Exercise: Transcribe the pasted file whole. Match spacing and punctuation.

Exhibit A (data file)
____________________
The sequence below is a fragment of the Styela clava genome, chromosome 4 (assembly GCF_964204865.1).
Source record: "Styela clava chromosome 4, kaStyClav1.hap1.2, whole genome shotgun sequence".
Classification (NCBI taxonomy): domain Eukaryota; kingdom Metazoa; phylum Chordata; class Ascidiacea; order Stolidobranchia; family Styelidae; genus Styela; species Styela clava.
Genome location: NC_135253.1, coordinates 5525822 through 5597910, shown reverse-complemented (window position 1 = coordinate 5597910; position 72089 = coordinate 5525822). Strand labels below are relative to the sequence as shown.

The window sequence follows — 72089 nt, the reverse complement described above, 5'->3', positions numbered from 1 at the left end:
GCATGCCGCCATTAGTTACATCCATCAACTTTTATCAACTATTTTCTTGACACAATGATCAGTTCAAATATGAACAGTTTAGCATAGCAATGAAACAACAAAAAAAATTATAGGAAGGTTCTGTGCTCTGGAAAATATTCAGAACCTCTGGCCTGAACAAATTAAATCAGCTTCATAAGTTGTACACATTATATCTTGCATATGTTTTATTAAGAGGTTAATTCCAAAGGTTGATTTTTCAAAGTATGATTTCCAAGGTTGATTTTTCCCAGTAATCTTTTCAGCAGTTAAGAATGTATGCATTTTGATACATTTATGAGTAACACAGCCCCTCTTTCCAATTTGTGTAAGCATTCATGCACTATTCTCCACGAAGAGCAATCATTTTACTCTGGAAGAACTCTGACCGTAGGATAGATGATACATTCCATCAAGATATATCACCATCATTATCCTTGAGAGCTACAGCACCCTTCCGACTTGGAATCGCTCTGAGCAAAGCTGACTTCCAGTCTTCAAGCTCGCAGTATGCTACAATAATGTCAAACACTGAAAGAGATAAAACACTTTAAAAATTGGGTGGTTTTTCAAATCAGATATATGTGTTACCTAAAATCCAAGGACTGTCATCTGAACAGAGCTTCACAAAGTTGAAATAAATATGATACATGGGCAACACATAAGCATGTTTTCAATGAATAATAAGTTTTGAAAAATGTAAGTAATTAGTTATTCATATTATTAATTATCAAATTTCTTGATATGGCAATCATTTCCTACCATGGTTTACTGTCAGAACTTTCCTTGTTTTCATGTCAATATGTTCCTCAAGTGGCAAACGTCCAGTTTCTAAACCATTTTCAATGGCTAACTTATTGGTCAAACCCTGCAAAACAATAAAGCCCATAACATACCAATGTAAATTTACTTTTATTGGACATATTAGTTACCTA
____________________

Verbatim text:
The sequence below is a fragment of the Styela clava genome, chromosome 4 (assembly GCF_964204865.1).
Source record: "Styela clava chromosome 4, kaStyClav1.hap1.2, whole genome shotgun sequence".
Classification (NCBI taxonomy): domain Eukaryota; kingdom Metazoa; phylum Chordata; class Ascidiacea; order Stolidobranchia; family Styelidae; genus Styela; species Styela clava.
Genome location: NC_135253.1, coordinates 5525822 through 5597910, shown reverse-complemented (window position 1 = coordinate 5597910; position 72089 = coordinate 5525822). Strand labels below are relative to the sequence as shown.

The window sequence follows — 72089 nt, the reverse complement described above, 5'->3', positions numbered from 1 at the left end:
GCATGCCGCCATTAGTTACATCCATCAACTTTTATCAACTATTTTCTTGACACAATGATCAGTTCAAATATGAACAGTTTAGCATAGCAATGAAACAACAAAAAAAATTATAGGAAGGTTCTGTGCTCTGGAAAATATTCAGAACCTCTGGCCTGAACAAATTAAATCAGCTTCATAAGTTGTACACATTATATCTTGCATATGTTTTATTAAGAGGTTAATTCCAAAGGTTGATTTTTCAAAGTATGATTTCCAAGGTTGATTTTTCCCAGTAATCTTTTCAGCAGTTAAGAATGTATGCATTTTGATACATTTATGAGTAACACAGCCCCTCTTTCCAATTTGTGTAAGCATTCATGCACTATTCTCCACGAAGAGCAATCATTTTACTCTGGAAGAACTCTGACCGTAGGATAGATGATACATTCCATCAAGATATATCACCATCATTATCCTTGAGAGCTACAGCACCCTTCCGACTTGGAATCGCTCTGAGCAAAGCTGACTTCCAGTCTTCAAGCTCGCAGTATGCTACAATAATGTCAAACACTGAAAGAGATAAAACACTTTAAAAATTGGGTGGTTTTTCAAATCAGATATATGTGTTACCTAAAATCCAAGGACTGTCATCTGAACAGAGCTTCACAAAGTTGAAATAAATATGATACATGGGCAACACATAAGCATGTTTTCAATGAATAATAAGTTTTGAAAAATGTAAGTAATTAGTTATTCATATTATTAATTATCAAATTTCTTGATATGGCAATCATTTCCTACCATGGTTTACTGTCAGAACTTTCCTTGTTTTCATGTCAATATGTTCCTCAAGTGGCAAACGTCCAGTTTCTAAACCATTTTCAATGGCTAACTTATTGGTCAAACCCTGCAAAACAATAAAGCCCATAACATACCAATGTAAATTTACTTTTATTGGACATATTAGTTACCTA